Rent returns to the UK stage in a new touring revival to celebrate the 20th anniversary of the show.
The story of Rent and its creator, Jonathan Larson, is rather special. After initially seeking to update Puccini’s ‘La Boheme’, after having the idea planted in his mind by playwright Billy Aronson, Larson began to explore ways in which to make it relevant to modernity. Settling on the name RENT, he decided to replace the shadow of tuberculosis from Puccini’s play with the threat of AIDS, rife in New York at the time. After several workshops and changes to the script the show was ready to perform in January 1996. Larson actually died on the evening of the final dress rehearsal and never saw his production reach the international acclaim and recognition the show now enjoys.
Today RENT is as relevant and poignant as it was 20 years ago, and still enjoys success wherever it is performed. With several standout songs, the show is one of the strongest modern musicals of the late twentieth century. Personal favourites include Light my Candle, Sante Fe, Seasons of Love and finally Take Me or Leave Me. An extremely talented cast provided well developed characters and fantastic vocals.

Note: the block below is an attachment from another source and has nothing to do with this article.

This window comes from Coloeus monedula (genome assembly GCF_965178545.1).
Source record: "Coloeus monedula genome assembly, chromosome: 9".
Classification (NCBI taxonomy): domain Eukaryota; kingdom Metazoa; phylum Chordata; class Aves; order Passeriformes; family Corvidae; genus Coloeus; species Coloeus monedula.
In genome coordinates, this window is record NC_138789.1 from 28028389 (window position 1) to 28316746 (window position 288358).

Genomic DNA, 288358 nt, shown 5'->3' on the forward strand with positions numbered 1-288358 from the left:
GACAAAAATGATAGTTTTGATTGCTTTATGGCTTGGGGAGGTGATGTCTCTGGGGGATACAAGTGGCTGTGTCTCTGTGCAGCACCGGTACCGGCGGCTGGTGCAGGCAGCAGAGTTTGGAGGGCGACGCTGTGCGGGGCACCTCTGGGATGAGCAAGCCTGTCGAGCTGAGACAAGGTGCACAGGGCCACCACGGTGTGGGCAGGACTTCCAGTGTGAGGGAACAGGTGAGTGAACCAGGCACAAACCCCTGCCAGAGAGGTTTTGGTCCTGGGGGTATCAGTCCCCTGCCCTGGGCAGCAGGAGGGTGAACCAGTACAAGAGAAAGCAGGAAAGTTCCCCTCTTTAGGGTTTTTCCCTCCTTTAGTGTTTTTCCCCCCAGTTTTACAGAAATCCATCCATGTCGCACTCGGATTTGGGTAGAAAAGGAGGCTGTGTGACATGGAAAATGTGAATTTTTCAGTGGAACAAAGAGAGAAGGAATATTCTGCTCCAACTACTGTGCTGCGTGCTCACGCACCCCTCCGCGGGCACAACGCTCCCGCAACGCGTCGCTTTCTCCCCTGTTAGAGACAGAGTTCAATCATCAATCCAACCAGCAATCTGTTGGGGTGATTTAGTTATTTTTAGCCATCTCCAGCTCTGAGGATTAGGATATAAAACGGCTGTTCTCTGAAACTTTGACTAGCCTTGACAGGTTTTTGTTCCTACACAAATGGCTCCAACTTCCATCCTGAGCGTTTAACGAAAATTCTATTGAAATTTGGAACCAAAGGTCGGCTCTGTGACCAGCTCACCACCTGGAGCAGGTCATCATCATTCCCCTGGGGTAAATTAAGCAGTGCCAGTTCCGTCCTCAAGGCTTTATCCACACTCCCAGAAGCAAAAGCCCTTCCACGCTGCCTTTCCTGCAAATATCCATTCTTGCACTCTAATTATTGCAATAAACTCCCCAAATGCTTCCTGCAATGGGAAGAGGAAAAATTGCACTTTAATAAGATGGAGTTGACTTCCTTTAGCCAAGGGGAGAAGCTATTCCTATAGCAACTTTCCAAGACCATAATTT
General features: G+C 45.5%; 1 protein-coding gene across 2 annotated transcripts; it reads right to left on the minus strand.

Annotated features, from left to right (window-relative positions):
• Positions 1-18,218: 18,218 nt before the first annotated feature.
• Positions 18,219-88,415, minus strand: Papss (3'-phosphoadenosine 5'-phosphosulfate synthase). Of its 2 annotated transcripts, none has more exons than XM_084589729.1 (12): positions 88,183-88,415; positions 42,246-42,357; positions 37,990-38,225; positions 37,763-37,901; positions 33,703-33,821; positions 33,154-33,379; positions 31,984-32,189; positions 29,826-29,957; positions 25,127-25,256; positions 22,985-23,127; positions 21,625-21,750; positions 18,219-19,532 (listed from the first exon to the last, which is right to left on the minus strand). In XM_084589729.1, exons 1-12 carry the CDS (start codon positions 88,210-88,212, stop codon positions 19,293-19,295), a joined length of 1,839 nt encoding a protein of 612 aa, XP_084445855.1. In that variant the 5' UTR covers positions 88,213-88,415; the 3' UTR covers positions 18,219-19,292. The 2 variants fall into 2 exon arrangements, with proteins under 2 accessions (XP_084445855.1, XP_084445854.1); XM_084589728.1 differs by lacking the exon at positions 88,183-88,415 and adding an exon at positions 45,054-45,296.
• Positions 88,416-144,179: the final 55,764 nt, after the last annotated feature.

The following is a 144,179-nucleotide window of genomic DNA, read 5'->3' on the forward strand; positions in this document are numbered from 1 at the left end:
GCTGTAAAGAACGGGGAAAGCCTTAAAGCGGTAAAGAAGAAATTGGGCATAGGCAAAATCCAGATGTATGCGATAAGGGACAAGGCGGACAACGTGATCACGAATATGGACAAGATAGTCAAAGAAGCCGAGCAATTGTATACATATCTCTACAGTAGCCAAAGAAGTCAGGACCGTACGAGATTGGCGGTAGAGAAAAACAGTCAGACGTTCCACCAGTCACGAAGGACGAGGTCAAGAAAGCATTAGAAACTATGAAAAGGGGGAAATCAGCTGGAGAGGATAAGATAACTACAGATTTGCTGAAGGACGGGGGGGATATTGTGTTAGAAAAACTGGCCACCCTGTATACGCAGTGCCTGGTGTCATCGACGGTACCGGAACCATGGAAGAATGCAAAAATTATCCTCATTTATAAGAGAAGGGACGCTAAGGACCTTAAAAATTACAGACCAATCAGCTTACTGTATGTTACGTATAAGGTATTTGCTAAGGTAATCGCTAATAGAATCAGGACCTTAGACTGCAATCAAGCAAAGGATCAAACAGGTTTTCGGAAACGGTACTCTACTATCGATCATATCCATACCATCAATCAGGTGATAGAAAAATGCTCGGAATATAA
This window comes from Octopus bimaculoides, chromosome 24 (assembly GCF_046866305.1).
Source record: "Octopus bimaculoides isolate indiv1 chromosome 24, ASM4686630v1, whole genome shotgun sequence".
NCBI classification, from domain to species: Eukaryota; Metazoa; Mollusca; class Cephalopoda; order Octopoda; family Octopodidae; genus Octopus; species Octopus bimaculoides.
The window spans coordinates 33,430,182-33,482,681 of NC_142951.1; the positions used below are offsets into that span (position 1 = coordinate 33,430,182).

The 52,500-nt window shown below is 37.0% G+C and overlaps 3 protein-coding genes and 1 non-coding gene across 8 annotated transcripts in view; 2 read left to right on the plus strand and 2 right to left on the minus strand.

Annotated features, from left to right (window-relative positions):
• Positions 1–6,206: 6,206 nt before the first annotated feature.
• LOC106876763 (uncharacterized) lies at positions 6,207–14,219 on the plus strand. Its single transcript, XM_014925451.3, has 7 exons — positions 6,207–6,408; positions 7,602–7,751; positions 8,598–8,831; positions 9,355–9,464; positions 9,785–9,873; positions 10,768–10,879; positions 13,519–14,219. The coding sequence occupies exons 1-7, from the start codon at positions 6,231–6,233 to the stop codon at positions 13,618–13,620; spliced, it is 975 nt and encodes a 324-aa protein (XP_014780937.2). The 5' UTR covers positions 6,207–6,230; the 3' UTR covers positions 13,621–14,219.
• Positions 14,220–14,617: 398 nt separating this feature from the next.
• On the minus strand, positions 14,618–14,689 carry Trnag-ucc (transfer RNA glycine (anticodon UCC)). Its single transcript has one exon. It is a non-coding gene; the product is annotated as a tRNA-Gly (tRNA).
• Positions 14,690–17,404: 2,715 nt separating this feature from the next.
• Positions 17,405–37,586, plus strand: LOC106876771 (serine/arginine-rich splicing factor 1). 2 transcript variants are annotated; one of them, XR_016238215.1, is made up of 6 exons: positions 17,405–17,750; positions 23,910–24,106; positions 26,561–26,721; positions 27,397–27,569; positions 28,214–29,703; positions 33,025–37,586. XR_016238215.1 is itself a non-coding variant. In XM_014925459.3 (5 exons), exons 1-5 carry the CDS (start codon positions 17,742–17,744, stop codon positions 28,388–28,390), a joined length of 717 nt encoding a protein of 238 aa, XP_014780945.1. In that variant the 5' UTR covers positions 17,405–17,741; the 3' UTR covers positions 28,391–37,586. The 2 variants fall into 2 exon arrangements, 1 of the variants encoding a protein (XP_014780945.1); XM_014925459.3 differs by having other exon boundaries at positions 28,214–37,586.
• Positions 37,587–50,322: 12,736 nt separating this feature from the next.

Among the several actors whose performances were just incredible; Philippa Stefani (Mimi), and Shanay Holmes (Joanne Jefferson) were both magnetic on stage with stunning solos. Lucie Jones had the role of playing Maureen Johnson, and although her vocals were absolutely breathtaking especially in her a capella solo, Over the Moon, she lacked some of the anger, passion and absurdity that the character demands. Harrison Clark playing Angel was utterly convincing and had several audience members in tears throughout the second half. His onstage relationship with Ryan O’Gorman and Tom Collins was thoroughly convincing and their duets were always emotional and committed. Billy Cullen and Ross Hunter are clearly talented, but Cullen struggled a little with the character of Mark, who has far less interaction with the other characters during the show and takes on more of a narrative/director role. Cullen needed to bring more intensity to Marks songs in order to make him a little less one dimensional . Similarly Hunter had the vocal range but occasionally felt flat on the anger, grief and guilt that Rogers character demands. However, his final song with Mimi felt heart wrenching and was well executed.
The set, costumes, and lights combined to provide a smooth professional aesthetic. The techno lights in Angel’s final song were fantastic and beautifully used for full effect.
Overall it was an extremely strong production of a classic musical. Always worth catching in the theatre when it comes near you, it is clear RENT will remain a firm favourite amongst theatre goers and the young generation.
4stars. Solid execution of a classic. Emotional and passionate.
RENT is on at the Festival Theatre until the 18th February.
Find tickets and more at http://www.edtheatres.com/rent
Photo URL: http://www.edtheatres.com/gallery/rent#gallery-image-1